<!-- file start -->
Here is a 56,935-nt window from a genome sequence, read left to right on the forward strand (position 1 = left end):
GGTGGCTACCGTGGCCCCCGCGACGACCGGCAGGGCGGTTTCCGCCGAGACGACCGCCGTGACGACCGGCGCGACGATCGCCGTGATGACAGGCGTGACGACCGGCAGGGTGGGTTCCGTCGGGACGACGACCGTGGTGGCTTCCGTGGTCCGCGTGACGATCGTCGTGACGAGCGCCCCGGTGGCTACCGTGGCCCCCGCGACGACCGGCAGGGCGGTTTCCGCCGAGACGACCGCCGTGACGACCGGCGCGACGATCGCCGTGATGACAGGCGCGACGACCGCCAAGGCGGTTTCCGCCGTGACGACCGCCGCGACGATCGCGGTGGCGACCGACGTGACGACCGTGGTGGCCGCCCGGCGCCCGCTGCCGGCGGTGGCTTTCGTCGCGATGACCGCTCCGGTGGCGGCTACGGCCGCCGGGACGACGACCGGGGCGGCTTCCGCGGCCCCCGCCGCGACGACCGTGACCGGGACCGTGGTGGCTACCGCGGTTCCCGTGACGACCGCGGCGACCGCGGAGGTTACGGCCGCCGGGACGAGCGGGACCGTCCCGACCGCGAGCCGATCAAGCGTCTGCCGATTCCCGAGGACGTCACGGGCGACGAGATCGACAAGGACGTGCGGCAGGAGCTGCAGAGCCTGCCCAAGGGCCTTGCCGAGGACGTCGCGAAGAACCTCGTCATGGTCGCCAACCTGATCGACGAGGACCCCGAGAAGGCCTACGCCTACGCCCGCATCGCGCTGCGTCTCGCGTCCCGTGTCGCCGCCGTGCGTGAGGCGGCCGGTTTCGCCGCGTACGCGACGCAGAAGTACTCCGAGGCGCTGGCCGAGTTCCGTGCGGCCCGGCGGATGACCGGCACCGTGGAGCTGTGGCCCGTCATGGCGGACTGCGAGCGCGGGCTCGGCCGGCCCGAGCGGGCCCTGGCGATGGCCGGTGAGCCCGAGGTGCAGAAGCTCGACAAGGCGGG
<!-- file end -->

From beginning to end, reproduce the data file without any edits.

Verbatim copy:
Here is a 56,935-nt window from a genome sequence, read left to right on the forward strand (position 1 = left end):
GGTGGCTACCGTGGCCCCCGCGACGACCGGCAGGGCGGTTTCCGCCGAGACGACCGCCGTGACGACCGGCGCGACGATCGCCGTGATGACAGGCGTGACGACCGGCAGGGTGGGTTCCGTCGGGACGACGACCGTGGTGGCTTCCGTGGTCCGCGTGACGATCGTCGTGACGAGCGCCCCGGTGGCTACCGTGGCCCCCGCGACGACCGGCAGGGCGGTTTCCGCCGAGACGACCGCCGTGACGACCGGCGCGACGATCGCCGTGATGACAGGCGCGACGACCGCCAAGGCGGTTTCCGCCGTGACGACCGCCGCGACGATCGCGGTGGCGACCGACGTGACGACCGTGGTGGCCGCCCGGCGCCCGCTGCCGGCGGTGGCTTTCGTCGCGATGACCGCTCCGGTGGCGGCTACGGCCGCCGGGACGACGACCGGGGCGGCTTCCGCGGCCCCCGCCGCGACGACCGTGACCGGGACCGTGGTGGCTACCGCGGTTCCCGTGACGACCGCGGCGACCGCGGAGGTTACGGCCGCCGGGACGAGCGGGACCGTCCCGACCGCGAGCCGATCAAGCGTCTGCCGATTCCCGAGGACGTCACGGGCGACGAGATCGACAAGGACGTGCGGCAGGAGCTGCAGAGCCTGCCCAAGGGCCTTGCCGAGGACGTCGCGAAGAACCTCGTCATGGTCGCCAACCTGATCGACGAGGACCCCGAGAAGGCCTACGCCTACGCCCGCATCGCGCTGCGTCTCGCGTCCCGTGTCGCCGCCGTGCGTGAGGCGGCCGGTTTCGCCGCGTACGCGACGCAGAAGTACTCCGAGGCGCTGGCCGAGTTCCGTGCGGCCCGGCGGATGACCGGCACCGTGGAGCTGTGGCCCGTCATGGCGGACTGCGAGCGCGGGCTCGGCCGGCCCGAGCGGGCCCTGGCGATGGCCGGTGAGCCCGAGGTGCAGAAGCTCGACAAGGCGGG